American Patterns: Blouse and Bodice Skirt (1890s)

Figure 1.--

Kilts suits were a very popuar style for a younger boy. A boy during the summer might wear the kilt/skirt without a suit jacket. Some times a boy only had the skirt and not the suit jacket which would have been hard to sew at home. We note a magazine ad for a boy's bodice skirt and blouse from a 1890s fashion magazine. Unfortuntely we do not have the exact date or name of the magazine. We would gues it was from the Delineator. It was for a boy 2-7 years. Interestingly the mgazine does not bother to call it a kilt and uses the term skirt.

The pattern was for a, "LITTLE BOYS'BLOUSE COSTUME". The text read, "FIGURE No. 397 A. This illustrates a Little Boys' costume. The pattern, which is No. 4715 and costs 18 or 25 cents, is in six sizes for little boys from two to seven years of age, and is shown in four views on page 257 of this magazine. The costume is here represented developed in blue and white serge. The skirt is arranged in a broad box-plait at the center of the front, and at the back and sides in well pressed kilt-plaits that turn toward the front. The lower edge of the skirt is finished with a hem, and the top is joined to a sleeveless body, which is shaped by shoulder and under-arm seams and closed at the back with button-holes and buttons. The usual shaping seams enter into the adjustment of the blouse; it is closed at the center of the front with button-holes and buttons through a box-plait made in the left front. The lower edge is hemmed for a casing, in which an elastic is run; and the garment droops with the customary fulness over the skirt. The fronts are cut away to disclose a facing of white cloth applied to the front of the sleeveless body, and short, V-shaped facings are arranged upon the backs of the body. The sailor collar falls deep and square at the back, its long, tapering ends are joined to the cut-away edges of the fronts, and upon tne facing revealed between is an embroidered star. The collar is trimmed with fancy braid, and the cuffs which finish the full shirt-sleeves are decorated to correspond. A patch pocket having a pointed lap is applied to the left side of the blouse; it is trimmed with two tows of fancy braid and holds a whistle, which is attached to a lanyard worn about the neck. Blue-and-white striped flannel, serge and cloth are fashionable For costumes of this kind, and there are numerous cotton fabrics that may be satisfactorily used, such as seersucker, percale, and gingham. Braid embroidered nautical emblems or machine stitching will contribute tasteful garniture, although a plain completion will be in perfect taste. The hat is a blue sailor banded with white ribbon. "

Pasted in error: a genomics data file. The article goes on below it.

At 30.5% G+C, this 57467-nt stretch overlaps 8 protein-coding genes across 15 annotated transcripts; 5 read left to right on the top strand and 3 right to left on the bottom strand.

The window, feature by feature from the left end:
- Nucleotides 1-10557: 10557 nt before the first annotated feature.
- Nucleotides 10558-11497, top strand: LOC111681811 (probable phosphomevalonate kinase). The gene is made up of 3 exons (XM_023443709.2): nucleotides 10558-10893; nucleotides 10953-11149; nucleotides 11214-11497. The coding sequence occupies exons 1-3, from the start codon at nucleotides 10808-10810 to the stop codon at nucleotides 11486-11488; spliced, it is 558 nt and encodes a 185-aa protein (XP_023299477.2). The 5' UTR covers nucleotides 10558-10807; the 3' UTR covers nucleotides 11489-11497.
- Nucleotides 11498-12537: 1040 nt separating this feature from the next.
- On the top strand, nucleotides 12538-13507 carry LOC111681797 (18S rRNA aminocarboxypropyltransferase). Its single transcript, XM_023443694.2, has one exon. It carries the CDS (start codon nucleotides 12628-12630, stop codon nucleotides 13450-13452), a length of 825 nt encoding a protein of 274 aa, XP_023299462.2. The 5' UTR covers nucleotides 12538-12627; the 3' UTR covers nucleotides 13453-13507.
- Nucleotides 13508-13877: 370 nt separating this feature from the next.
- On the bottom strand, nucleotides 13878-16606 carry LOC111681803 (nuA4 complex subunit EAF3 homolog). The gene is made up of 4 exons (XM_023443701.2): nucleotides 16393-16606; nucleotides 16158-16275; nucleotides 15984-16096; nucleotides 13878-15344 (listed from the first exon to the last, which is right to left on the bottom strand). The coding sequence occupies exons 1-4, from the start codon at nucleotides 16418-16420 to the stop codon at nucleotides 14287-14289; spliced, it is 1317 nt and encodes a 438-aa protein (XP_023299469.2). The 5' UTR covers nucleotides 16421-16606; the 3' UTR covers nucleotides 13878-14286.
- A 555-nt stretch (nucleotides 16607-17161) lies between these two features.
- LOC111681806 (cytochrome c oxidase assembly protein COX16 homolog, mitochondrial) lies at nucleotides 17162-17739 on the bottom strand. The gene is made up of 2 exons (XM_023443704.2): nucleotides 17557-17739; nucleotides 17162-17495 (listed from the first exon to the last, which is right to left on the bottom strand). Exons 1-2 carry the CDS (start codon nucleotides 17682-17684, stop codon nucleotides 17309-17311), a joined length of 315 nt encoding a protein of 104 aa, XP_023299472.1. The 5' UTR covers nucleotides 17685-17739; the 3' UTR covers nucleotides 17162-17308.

Catalog and pattern items like this provide a great deal of useful informztion. The terminology is useful. Also the sizing here provides some information about the age of breeching.


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Created: 1:04 AM 8/9/2007
Last updated: 1:05 AM 8/9/2007